The Nemesis: Brandon Marshall
During his career with the Broncos, Dolphins and Bears, Brandon Marshall has played in three games against the Cowboys and in those games, he has averaged 21 yards per reception, with a touchdown in each.
What makes it so difficult for corners to have to defend Marshall is his height. When the ball goes in the air, there is a pretty good chance that he is going to be able to come down with it because of his length.
Where Marshall also causes you problems is with his ability to adjust to the ball in route. There are plays where you see Jay Cutler and Josh McCown just throw the ball up, and he is able to turn his body to make the play but also keep his feet in bounds. Marshall has incredible body control and even when you feel like that he is covered, there is a chance for him to make a play.
Where I don’t feel like Marshall gets enough credit is in his ability as a route runner. For a tall receiver this is usually a problem, but there is a great deal of smoothness to how he operates in this regard. Tall receivers tend to be herky-jerky in the way they work down the field with their movements and Marshall doesn’t have this issue at all.
With Marshall, there is just not one route he runs better than the others, and you will also see him line up at different spots in the formation because he doesn’t have to be on one side of the field or other, and that too makes him difficult to defend.
The Weapon: Matt Forte
Matt Forte, in my opinion, is one of the most underrated backs in the NFL from the standpoint of what he brings to the game, down-after-down.
It really doesn’t matter how you get him the ball, he is going to find ways to make plays. He’s not the type of back that is going to kill you with his speed, but there are plays where you watch him on tape and he is separating from the tacklers.
He has the ability to press the hole and take it inside, or if nothing is there, bounce it to the outside and turn nothing into something. He has an outstanding feel in the passing game when it comes to working himself open, then securing the catch.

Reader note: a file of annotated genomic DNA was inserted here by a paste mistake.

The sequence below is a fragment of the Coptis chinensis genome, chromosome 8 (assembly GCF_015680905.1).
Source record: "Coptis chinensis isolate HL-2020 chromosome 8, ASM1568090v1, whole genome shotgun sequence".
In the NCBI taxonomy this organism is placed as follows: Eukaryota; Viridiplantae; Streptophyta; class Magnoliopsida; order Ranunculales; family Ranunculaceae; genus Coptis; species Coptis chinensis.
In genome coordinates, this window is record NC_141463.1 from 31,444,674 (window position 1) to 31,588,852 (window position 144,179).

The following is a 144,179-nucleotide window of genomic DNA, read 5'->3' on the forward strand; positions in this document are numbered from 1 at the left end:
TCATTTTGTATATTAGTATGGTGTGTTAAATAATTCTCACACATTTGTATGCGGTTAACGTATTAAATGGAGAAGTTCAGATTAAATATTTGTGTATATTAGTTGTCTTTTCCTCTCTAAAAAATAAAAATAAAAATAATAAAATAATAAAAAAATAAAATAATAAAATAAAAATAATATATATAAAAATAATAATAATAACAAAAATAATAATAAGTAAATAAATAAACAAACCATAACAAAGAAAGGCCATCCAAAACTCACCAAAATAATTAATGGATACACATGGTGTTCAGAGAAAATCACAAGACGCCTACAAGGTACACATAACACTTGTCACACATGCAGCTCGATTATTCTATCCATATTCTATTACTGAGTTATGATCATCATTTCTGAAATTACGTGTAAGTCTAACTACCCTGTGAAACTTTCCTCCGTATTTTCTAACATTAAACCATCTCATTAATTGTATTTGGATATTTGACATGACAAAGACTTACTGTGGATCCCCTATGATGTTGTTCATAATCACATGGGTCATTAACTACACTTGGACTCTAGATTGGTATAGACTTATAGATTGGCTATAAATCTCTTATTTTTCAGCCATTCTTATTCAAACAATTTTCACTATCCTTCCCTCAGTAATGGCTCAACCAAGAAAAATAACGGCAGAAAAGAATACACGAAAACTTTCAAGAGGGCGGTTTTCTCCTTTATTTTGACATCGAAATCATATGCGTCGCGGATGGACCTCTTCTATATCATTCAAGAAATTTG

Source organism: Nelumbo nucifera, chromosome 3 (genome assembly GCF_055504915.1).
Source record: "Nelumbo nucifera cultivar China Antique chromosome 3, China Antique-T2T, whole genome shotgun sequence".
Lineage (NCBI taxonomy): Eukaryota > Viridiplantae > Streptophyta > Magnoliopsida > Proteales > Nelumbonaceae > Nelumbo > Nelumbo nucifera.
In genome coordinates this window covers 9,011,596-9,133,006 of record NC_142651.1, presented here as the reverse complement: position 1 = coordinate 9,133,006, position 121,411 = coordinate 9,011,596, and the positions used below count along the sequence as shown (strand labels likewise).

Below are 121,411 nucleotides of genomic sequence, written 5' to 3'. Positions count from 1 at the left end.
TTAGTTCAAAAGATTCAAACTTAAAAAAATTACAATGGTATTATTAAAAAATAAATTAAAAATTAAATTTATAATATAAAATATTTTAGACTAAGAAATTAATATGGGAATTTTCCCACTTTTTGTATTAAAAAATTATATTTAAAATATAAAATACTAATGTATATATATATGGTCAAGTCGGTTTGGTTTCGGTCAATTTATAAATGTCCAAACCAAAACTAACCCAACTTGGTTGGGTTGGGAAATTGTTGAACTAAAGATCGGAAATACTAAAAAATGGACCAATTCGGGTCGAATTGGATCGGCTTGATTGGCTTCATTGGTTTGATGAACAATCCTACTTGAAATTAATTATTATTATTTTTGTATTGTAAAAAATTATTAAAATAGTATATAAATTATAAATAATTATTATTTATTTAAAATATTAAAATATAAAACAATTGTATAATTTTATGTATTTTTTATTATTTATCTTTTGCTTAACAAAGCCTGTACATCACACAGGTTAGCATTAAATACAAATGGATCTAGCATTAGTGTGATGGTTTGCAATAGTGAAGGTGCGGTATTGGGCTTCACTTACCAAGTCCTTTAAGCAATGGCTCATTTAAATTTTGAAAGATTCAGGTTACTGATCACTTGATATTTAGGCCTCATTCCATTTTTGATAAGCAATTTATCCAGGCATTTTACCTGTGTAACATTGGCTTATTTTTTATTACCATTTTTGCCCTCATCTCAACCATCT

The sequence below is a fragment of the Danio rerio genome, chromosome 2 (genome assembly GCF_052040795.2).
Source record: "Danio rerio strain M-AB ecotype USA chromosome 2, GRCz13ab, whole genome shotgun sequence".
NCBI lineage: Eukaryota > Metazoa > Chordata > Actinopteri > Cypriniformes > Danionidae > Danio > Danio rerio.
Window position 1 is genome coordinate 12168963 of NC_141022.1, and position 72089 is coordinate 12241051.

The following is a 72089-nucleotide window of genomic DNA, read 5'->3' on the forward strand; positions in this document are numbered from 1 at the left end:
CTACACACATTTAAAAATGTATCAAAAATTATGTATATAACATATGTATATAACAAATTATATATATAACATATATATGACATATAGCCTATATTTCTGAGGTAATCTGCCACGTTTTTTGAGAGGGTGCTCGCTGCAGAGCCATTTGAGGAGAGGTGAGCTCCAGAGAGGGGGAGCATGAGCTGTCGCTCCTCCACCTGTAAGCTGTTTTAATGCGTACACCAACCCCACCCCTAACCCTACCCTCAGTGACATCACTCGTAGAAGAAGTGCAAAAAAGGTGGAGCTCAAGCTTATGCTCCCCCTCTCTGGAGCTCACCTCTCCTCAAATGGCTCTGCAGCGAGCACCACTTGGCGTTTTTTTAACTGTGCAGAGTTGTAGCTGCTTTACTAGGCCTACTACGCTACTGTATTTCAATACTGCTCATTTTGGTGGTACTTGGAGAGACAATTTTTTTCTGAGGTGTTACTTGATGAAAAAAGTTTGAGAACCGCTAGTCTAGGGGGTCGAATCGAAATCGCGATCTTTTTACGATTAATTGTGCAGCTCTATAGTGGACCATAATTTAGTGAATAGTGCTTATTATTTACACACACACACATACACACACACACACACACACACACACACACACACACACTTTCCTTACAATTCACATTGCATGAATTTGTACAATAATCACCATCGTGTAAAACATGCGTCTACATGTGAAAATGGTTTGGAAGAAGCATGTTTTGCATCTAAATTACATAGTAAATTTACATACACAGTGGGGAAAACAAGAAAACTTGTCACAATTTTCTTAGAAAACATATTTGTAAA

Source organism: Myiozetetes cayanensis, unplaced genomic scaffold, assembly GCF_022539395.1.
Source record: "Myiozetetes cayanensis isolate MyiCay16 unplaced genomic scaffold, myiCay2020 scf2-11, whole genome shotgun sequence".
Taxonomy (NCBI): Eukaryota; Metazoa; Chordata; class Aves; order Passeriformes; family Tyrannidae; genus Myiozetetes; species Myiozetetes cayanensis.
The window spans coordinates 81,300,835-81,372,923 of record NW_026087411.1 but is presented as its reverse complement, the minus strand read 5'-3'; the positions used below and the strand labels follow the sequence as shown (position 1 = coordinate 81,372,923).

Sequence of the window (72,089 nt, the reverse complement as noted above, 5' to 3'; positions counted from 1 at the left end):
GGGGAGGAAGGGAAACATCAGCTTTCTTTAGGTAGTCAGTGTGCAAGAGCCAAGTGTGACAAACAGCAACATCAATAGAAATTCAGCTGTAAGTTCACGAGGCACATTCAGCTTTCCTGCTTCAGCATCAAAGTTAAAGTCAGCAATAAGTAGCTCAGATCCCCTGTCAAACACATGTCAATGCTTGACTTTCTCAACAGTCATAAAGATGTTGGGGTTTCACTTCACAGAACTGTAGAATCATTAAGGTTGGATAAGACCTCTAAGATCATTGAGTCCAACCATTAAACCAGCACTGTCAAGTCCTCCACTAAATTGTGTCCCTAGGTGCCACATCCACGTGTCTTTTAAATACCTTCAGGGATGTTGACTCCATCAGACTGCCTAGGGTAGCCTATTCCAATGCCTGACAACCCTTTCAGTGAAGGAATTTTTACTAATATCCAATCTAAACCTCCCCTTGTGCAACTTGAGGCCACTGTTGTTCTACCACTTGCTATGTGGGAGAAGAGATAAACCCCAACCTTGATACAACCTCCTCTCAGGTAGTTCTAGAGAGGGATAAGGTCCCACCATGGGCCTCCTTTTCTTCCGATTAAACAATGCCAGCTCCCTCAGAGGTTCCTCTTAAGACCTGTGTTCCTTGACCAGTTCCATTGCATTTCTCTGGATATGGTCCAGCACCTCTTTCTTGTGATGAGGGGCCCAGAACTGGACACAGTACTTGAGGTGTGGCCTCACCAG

Forte can be a dynamic player when he catches the ball on the screen. He baits the defense into believing he is going to block, then slides right out into the route. There’s not much wasted movement or motion when it comes to getting on the edge.
He can be a difficult guy to bring down one-on-one when you encounter him in the open field, and he will not shy away from contact and shows a willingness to finish runs. Over the years he has developed into a quality pass protector. Forte has always shown a great deal of toughness and awareness in this regard. Again, you have to be careful of blitzing him, then having him check out of the backfield and making a play in space.
Under The Radar: Zack Bowman
When Lovie Smith coached these Chicago Bears, it was about a tough, smash you in the mouth-type of defense. The nastier the game, the better they played. This current Bears team doesn’t have that same kind of toughness and it has shown in several of the games they have played this season.
When this group was really good, it was about their front seven and linebackers, but also their cornerbacks. Tim Jennings and Charles Tillman were the guys holding down receivers in this Cover 2 scheme and nobody played it better. Jennings is still a starter on the outside, but Tillman has been sidelined with a triceps injury that has landed him on the injury reserve list -- though he hopes to return before the end of the season.
In Tillman’s place, Zack Bowman has made the starts and though he doesn’t have the ball-hawking skills of Tillman, he has not done a poor job. Where I have liked Bowman’s play has been his ability to make adjustments in routes as the receiver is working up the field.
He looks much bigger than 6-0 and 193 pounds on tape. He is a thick, long armed guy that is not afraid to mix it up. He had a history of a knee problem while at Nebraska, but in watching him play, he is moving very well and it doesn’t appear to be an issue.
The Cowboys will need to find ways to attack him instead of Jennings, but will not be an easy task -- solid football player.